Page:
Sally Carrot (Caz Dawes) is a young actor who has turned up to audition for what sounds like a one-line role in some TV series. Along with at least 346 other hopefuls she sits in a room waiting for her number to be called. At the start of the monologue they are only up to the high 200s so she will evidently be there for quite a while. 

To fill in time she starts chatting to the people around her and we learn about her childhood friend Tabitha and the clique she so desperately wanted to be a part of. Sally also tells us about her friend Julia Roberts (yes, the celebrity). Suffice to say, friendships are not easy for Sally, people can be cruel, and an active imagination can help or hinder.

Sally also has a lot of genuinely helpful acting tips along the way including don't be the person you think they want...be the person you are! Sally's life might be different if she followed that advice herself.

The show kicks off with a really funny off-stage set up as Sally finds her way into, out of, and back into the room and finds her seat. Dawes has a wonderfully mobile face for comedy and uses it to maximum potential all through the show. It is actually a bit of a shame the monologue takes a darker turn and never comes back because the set up and the actor are perfect for a laugh-a-minute hour of comedy.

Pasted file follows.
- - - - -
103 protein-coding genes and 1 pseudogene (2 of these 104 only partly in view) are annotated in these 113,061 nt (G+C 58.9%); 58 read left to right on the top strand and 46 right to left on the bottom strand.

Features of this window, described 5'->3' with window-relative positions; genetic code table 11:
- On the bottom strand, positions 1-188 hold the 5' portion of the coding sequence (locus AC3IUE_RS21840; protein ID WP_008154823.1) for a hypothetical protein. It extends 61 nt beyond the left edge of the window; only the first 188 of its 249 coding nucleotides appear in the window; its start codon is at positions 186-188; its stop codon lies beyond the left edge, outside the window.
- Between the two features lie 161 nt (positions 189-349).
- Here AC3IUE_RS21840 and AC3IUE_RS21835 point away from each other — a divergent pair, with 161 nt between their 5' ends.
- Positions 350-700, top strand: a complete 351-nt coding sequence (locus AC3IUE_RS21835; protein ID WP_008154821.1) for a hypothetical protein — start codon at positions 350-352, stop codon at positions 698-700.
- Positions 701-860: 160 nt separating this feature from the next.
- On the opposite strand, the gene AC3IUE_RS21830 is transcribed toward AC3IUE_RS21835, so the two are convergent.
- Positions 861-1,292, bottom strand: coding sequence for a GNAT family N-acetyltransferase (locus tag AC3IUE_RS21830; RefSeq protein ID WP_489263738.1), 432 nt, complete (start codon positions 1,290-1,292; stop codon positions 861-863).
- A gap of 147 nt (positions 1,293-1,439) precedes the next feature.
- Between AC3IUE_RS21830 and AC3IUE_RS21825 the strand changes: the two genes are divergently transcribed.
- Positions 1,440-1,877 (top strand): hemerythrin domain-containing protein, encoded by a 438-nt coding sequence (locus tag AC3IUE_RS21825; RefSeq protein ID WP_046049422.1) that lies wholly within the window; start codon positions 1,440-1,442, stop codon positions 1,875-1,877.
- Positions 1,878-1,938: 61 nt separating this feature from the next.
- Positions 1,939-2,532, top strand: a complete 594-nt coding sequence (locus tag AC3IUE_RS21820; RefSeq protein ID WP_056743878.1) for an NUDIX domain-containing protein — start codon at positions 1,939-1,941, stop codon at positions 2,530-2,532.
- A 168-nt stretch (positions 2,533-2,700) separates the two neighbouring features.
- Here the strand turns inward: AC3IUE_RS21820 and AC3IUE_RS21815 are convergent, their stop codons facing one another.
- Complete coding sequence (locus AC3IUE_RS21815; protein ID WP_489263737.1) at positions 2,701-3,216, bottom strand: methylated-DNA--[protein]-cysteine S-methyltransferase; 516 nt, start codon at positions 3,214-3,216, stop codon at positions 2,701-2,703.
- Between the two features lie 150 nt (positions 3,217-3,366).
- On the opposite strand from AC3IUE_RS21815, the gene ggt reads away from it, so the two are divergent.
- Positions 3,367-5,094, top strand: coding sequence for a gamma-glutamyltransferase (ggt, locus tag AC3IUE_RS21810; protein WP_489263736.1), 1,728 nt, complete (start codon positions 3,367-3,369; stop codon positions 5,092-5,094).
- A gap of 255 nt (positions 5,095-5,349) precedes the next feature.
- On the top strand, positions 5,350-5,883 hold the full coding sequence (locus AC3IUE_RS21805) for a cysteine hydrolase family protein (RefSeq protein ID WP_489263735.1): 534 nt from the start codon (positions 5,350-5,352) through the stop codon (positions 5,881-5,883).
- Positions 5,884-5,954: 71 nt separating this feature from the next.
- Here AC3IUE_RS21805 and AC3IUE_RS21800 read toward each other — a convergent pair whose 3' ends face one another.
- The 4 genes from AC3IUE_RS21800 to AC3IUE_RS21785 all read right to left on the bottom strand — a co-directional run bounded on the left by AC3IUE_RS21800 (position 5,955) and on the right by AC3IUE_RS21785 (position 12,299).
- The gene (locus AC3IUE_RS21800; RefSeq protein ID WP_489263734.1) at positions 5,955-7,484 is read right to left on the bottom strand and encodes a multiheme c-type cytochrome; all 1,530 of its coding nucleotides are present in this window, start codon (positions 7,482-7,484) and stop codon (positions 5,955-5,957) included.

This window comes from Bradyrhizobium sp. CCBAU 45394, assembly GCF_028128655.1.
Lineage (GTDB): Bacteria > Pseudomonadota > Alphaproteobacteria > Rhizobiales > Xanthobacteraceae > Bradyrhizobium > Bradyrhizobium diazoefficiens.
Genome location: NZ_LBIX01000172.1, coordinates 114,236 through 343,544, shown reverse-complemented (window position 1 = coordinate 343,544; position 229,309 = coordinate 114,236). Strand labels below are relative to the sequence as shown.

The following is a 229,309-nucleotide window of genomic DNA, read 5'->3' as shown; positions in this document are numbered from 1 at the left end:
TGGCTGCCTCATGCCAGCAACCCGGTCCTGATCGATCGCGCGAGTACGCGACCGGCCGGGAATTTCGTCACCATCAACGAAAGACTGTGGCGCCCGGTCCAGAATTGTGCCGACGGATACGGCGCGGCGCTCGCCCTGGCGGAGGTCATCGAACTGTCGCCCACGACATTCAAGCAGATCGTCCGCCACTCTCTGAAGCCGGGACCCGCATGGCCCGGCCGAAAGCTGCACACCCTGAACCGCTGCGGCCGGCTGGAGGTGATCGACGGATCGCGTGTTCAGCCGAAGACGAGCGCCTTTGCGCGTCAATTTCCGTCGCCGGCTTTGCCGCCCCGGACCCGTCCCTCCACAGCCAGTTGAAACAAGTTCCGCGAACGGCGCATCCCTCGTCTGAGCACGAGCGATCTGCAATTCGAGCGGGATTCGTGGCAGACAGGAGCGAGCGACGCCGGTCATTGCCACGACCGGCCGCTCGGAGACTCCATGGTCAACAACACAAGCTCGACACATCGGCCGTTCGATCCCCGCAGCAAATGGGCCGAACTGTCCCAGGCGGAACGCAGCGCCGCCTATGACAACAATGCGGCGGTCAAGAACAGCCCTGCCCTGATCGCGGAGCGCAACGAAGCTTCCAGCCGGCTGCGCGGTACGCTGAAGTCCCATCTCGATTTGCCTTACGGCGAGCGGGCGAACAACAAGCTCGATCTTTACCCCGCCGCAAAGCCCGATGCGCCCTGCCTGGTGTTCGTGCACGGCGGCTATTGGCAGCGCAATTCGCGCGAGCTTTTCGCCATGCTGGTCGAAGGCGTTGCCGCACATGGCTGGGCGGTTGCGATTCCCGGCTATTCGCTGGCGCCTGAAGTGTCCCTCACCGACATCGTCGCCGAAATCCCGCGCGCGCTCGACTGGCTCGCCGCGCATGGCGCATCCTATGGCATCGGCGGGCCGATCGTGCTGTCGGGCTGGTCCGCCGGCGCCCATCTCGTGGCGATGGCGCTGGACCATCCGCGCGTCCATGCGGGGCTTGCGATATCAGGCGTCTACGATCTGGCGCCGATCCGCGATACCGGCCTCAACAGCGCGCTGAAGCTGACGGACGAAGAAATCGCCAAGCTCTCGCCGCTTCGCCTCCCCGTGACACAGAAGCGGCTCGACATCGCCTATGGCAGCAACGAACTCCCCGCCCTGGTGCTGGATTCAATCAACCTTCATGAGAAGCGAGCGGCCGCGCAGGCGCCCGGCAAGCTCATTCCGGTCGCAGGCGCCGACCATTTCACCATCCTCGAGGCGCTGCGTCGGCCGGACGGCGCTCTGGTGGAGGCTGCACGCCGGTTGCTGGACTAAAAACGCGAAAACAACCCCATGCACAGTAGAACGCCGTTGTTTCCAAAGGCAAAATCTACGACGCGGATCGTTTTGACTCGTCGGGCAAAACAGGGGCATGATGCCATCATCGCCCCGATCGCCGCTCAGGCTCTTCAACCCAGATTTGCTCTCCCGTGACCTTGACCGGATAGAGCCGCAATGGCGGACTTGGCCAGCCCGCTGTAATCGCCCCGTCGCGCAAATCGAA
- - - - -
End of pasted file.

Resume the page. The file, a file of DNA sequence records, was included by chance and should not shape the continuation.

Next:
James Burgess is a young film and TV director so he evidently knows the casting call process well. You can always tell when a writer writes what they know. What I don't understand is why he has written this role for a woman rather than a man, because this is where he falls in a hole both in the writing and in the directing. 

For the entire show the text is performed, but the subtext is ignored. Some of this flaw lies with Dawes, but as the director Burgess should have seen this and drawn out the undercurrents. I think, because he wrote the character as a woman, rather than a man, he doesn't truly understand the complexities of the relationships he has created which means he can't see the missing pieces.